NASA Observation Shows Universe's Earliest Galaxies Brighter Than Expected
NASA's Spitzer Space Telescope has revealed that some of the universe's earliest galaxies were brighter than expected, NASA said Wednesday
According to NASA's Jet Propulsion laboratory (JPL), the excess light is a byproduct of the galaxies releasing incredibly high amounts of ionizing radiation.
The finding offers clues to the cause of the Epoch of Reionization, a major cosmic event that transformed the universe from being mostly opaque to the brilliant starscape seen today, said JPL in a release.
In the new study, researchers report on observations of some of the first galaxies to form in the universe, less than one billion years after the big bang. The data show that in a few specific wavelengths of infrared light, the galaxies are considerably brighter than scientists anticipated.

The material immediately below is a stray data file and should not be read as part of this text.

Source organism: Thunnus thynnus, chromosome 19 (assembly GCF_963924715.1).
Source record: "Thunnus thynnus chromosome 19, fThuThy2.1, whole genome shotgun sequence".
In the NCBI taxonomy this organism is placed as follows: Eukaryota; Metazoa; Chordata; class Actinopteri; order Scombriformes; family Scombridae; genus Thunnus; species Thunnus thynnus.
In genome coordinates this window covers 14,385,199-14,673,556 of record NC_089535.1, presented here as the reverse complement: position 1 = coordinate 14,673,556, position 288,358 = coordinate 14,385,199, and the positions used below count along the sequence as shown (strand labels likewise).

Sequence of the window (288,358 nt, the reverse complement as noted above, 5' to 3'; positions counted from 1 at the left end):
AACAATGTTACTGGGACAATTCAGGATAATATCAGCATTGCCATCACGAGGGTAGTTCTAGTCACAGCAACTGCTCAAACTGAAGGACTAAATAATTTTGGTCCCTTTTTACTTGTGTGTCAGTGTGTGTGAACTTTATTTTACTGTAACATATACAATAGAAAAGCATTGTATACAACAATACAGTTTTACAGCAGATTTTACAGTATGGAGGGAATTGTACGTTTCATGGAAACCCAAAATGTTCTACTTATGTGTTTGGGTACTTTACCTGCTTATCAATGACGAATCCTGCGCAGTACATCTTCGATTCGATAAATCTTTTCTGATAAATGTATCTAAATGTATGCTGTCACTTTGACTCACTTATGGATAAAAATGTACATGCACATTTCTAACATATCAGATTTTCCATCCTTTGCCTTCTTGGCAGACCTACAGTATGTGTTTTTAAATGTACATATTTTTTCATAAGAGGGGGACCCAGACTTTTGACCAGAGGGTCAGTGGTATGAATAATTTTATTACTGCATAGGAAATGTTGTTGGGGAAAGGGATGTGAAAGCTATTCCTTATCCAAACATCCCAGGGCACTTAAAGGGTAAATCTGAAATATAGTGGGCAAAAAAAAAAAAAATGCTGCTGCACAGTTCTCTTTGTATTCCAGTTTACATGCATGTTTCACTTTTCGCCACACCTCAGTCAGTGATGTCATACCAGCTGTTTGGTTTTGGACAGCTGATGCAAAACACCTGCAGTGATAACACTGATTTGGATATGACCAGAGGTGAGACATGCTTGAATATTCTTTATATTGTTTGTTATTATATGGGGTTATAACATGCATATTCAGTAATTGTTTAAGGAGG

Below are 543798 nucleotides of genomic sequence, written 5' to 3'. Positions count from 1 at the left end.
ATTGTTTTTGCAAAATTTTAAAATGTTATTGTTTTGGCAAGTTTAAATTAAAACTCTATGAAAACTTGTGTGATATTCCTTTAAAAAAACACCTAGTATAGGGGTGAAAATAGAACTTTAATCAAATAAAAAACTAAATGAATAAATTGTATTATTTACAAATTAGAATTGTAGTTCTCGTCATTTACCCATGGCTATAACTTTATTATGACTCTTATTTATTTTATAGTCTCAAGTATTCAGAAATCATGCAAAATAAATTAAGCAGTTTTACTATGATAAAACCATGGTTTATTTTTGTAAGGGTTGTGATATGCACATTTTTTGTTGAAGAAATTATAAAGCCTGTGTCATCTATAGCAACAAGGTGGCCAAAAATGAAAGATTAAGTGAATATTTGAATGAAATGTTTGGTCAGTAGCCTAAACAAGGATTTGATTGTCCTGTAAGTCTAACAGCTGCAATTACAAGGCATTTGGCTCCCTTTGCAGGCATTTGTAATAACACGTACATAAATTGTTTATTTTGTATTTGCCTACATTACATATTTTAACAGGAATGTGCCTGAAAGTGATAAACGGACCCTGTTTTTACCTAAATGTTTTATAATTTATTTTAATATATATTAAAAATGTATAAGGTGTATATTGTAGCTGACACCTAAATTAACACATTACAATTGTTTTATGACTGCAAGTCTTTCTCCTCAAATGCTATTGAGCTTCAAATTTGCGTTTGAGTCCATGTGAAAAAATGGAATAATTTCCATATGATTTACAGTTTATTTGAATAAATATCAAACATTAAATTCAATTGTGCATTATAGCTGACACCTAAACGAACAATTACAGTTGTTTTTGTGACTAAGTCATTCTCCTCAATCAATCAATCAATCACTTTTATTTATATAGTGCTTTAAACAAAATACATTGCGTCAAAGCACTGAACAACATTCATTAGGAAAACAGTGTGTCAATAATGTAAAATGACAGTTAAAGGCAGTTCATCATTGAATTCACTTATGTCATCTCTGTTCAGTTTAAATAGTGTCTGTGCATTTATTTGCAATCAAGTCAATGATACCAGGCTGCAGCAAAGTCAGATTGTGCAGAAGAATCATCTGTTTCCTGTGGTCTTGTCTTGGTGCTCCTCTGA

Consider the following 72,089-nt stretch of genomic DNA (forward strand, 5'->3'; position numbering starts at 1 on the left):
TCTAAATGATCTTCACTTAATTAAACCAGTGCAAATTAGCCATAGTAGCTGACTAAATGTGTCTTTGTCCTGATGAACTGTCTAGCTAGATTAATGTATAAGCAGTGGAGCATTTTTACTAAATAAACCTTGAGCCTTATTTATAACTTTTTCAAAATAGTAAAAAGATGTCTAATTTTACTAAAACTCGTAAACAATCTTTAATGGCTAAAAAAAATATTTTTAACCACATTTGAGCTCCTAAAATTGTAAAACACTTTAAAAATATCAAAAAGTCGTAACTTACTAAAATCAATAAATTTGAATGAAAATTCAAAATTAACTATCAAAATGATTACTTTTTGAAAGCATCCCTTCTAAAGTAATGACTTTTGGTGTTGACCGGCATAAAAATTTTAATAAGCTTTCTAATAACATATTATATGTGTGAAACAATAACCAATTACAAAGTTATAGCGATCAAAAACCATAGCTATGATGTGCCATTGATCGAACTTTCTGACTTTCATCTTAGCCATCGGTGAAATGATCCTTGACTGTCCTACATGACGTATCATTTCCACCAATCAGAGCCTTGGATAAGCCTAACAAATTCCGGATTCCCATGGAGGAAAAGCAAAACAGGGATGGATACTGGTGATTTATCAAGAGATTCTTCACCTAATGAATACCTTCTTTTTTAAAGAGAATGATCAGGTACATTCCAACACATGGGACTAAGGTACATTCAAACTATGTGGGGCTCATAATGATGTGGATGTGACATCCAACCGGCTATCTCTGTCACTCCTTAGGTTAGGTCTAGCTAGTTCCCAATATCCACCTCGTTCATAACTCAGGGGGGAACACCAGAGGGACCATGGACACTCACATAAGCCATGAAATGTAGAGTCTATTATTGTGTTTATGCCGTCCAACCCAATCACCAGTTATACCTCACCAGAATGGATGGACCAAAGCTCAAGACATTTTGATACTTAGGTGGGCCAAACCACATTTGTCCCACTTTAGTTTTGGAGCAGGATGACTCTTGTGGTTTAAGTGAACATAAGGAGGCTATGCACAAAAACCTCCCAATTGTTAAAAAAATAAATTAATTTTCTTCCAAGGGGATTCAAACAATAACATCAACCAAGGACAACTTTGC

The study is the first to confirm this phenomenon for a large sampling of galaxies from this period, showing that these were not special cases of excessive brightness, but that even average galaxies present at that time were much brighter in these wavelengths than galaxies we see today, according to JPL.
Spitzer stared at two regions of the sky for more than 200 hours each, allowing the space telescope to collect light that had traveled for more than 13 billion years to reach us, said JPL.
As some of the longest science observations ever carried out by Spitzer, they were part of an observing campaign called GREATS, short for GOODS Re-ionization Era wide-Area Treasury from Spitzer.